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Obesity and diabetes in the developing world — a growing challenge

Global health experts have watched with increasing alarm as the waistlines of people in developing countries have started to widen with the adoption of a "Western" lifestyle. Obesity is of such concern because of its heightened risks for other diseases, such as heart disease, cancer, and diabetes.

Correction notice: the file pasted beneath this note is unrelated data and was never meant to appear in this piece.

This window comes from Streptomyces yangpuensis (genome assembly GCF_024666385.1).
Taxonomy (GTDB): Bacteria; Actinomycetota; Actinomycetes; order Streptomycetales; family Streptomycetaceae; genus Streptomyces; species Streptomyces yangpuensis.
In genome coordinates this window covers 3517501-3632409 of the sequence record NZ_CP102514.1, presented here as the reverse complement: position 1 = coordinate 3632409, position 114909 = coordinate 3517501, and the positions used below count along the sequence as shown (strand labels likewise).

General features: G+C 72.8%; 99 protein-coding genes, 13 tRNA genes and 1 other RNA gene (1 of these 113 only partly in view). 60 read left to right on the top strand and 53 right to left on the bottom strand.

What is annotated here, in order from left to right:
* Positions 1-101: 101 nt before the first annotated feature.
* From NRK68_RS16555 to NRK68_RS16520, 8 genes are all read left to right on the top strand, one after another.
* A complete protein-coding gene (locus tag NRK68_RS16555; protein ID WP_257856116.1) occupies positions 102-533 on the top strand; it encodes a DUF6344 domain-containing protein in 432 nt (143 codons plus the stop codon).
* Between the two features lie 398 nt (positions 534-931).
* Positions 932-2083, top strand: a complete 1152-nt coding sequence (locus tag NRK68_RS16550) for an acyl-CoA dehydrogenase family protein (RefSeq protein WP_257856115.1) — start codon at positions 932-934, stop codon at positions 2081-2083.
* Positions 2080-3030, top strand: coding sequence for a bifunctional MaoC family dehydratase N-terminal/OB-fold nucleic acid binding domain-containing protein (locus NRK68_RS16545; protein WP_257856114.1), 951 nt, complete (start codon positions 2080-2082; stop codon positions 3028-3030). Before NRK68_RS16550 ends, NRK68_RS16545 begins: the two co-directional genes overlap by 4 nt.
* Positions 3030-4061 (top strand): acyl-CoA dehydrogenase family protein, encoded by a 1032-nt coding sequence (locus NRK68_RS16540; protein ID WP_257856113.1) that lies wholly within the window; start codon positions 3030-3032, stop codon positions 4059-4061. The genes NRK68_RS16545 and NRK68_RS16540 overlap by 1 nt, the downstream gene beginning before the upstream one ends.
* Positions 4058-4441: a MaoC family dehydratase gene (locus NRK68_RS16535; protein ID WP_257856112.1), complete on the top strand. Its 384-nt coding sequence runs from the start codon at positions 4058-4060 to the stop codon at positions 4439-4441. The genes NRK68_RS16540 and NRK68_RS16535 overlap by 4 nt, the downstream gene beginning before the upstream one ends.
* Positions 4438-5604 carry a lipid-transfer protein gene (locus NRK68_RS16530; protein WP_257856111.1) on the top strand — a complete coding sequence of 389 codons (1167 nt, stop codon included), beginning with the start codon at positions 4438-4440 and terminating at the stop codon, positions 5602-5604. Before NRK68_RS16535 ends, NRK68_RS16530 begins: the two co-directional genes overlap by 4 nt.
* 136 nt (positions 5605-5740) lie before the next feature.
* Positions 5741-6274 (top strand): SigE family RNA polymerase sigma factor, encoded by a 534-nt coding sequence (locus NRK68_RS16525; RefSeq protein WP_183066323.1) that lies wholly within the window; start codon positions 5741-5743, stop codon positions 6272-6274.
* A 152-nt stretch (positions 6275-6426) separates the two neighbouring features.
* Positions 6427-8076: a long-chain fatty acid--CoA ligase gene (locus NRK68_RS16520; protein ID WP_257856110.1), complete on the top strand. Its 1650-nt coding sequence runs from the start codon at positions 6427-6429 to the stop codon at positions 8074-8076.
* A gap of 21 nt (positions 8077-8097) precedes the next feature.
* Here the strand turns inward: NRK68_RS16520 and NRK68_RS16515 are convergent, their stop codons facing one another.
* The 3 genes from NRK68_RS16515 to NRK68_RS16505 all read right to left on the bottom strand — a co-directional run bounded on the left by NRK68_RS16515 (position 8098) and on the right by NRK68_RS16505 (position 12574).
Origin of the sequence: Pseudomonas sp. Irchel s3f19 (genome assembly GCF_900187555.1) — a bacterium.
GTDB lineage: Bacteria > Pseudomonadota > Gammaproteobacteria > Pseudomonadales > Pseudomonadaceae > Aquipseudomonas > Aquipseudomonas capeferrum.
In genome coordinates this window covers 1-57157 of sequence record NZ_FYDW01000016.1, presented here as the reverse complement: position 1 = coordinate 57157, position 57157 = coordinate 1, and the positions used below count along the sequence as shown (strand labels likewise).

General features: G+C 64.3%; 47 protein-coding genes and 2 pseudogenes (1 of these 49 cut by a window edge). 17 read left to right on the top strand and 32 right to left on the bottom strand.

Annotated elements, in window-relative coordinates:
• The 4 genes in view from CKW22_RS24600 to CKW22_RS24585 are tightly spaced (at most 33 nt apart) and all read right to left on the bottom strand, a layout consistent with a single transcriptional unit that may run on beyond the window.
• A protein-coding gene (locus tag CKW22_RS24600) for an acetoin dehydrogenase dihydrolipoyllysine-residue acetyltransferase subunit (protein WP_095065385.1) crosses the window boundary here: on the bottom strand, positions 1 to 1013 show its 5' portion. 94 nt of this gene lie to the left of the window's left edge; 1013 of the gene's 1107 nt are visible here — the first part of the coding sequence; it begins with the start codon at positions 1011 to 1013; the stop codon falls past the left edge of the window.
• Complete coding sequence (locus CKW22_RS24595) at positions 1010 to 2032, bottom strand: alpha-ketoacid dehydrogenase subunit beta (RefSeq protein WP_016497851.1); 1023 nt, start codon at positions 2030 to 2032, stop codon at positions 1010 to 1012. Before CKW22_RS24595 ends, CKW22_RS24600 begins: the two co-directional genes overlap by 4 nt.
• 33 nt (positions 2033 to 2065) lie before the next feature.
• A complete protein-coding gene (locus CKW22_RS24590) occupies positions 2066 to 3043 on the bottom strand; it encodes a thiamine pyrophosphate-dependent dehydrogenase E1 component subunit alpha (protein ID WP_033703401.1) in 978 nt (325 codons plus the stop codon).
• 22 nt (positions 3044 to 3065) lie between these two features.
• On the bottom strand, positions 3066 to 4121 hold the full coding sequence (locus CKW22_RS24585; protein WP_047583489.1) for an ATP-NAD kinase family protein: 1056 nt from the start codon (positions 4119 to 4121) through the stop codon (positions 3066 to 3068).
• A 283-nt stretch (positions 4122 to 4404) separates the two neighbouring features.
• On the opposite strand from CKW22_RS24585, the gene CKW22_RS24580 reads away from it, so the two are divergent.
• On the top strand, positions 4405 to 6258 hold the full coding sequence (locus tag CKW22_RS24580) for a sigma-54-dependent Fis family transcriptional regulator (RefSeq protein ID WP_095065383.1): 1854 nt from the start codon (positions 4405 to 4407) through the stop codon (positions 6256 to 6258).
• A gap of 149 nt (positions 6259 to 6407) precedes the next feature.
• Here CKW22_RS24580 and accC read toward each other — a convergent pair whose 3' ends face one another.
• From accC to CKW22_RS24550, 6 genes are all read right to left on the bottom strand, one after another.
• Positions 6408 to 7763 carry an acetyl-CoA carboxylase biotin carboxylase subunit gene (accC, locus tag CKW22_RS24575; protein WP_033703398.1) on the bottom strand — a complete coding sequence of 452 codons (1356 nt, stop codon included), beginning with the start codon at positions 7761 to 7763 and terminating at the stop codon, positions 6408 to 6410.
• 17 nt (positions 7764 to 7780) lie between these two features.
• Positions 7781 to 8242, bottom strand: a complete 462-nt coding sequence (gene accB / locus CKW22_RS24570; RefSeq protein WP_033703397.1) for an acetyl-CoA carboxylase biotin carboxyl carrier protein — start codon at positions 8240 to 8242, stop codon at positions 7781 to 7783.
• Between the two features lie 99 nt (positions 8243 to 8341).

In developing countries, the number of people with diabetes is set to rise to 228 million by 2030 from 84 million estimated in 2000. The link between obesity and diabetes is so strong because obesity renders individuals unable to properly process glucose — about 90% of type 2 diabetes is due to being overweight. Obesity and diabetes also raise the risk for cardiovascular disease and kidney disease. Diabetic nephropathy was the most common cause of end-stage renal disease in 9 out of 10 Asian countries, say the authors, which could be deadly for countries unable to cope with the health repercussions.

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